The shema further uses the tetragrammaton twice stating Yahawah elehenu Yahawah Echad. In Gods name the yod prefix is used again before the verb Hawah thereby Gods name means He exists .This means that Gods name is also put into masculine singular context. The words elehenu (our God) and echad (one) follow the same singular pattern because the YHWH is masculine singular. If the trinity teaching was true then Gods name has to be put in a plural form and the words elehenu and echad would also have to follow that same plural pattern. As the entire Shema is in a masculine singular context that proves beyond doubt that the trinity teaching is false as it violates hebrew grammer

  73. on 03 Nov 2016 at 7:22 pmJonas Huovila

    There is some wierd stuff in this text…..

    We can start by this:

    “The word echad (and its feminine version achat) appears 970 times in Scripture. In the vast majority of cases – over 600 times”

    They are very specific on pointing out that it appears 970 times in the scripture. But then says over 600 times, why not be say the exact number instead of saying over 600 times.

    Should be same specific on both sides.

    Then if we look how they put things into perspective.

    “However, in a small minority of cases, echad refers to one group of items.”

    They start to try right away make echad only viable for “one” by claiming the other side is “small”.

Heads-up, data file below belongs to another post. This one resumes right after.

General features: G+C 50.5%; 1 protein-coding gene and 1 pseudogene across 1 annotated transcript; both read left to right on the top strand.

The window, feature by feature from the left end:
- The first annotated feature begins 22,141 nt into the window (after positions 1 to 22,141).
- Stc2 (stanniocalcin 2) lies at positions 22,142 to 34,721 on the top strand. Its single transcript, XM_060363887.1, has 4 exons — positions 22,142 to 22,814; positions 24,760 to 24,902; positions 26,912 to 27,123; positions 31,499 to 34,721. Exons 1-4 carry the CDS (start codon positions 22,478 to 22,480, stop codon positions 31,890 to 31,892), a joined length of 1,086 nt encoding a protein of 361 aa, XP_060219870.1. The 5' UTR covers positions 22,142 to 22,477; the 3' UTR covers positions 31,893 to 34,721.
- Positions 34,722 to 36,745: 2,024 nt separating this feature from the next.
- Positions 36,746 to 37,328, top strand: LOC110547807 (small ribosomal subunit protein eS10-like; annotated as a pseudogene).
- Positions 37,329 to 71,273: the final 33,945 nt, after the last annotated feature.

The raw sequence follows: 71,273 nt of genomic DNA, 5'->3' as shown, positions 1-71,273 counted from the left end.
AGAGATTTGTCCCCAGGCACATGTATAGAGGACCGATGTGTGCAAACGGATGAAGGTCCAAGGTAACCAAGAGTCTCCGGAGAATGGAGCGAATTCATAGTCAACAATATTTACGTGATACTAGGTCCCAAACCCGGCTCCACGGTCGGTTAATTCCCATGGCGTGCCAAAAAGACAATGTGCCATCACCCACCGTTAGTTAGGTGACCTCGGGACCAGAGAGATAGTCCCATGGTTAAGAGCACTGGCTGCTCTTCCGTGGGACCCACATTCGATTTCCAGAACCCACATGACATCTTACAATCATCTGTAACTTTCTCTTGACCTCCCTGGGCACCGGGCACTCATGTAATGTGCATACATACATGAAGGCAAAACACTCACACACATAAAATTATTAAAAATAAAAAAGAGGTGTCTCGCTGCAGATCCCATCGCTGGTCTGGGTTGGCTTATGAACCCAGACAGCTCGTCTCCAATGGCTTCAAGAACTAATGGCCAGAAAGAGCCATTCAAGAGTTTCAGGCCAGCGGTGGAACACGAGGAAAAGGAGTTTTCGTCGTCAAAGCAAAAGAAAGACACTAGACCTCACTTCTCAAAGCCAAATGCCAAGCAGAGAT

Just by looking on numbers right away if we say its exactly 600 times echad means one and 300 times it means unity in one.

    600 is 2/3 of 900 or 66%

    300 is 1/3 of 900 or 33% how can it even be called “small”?

    Or if we even make a more proper one.

    970 times echad is used so we split 100%/970 = 0,1030927835051546

    So basicly if echad is written 1 time it’s worth 0,1030927835051546% of 100%.

    They claim echas written as ONE is written over 600 times but don’t give specific number so we will go with 600.

    0,1030927835051546% x 600 = 61,85567010309278% of the time is echad used as ONE

    that leaves 38,14432989690722% as echad being used as unity, ALMOST 40% OF TIMES ECHAD CAN BE USED AS UNITY AND THEY WANNA CALL IT SMALL TO MAKE IT GO AWAY.

  74. on 16 Jan 2017 at 11:33 amMark

    I was taught that the phrase should be translated “Jesus Christ is God, Jesus Christ is Unique”.

  75. on 29 Jan 2017 at 10:25 pmBenedicto

    I thank to this article that I believe echad is one single meaning. and there is no unity like lot’s of Christianity believe today. God have a purpose to said echad on His Words. Adam and Eve come from one source dust and spirit of GOD. so when GOD said one flesh meaning that we can’t separate Eve from Adam because they are same one source dust and spirit of GOD. When Jesus said he is one with Father, yes Jesus Echad whith His Father because Jesus is God begotten Son. Thank you so much. hope God will bless you all especially the writer for this light. let Spirit of God be with you all and bring us to the truth GOD.

  76. on 15 May 2017 at 6:51 pmLloyd A Dale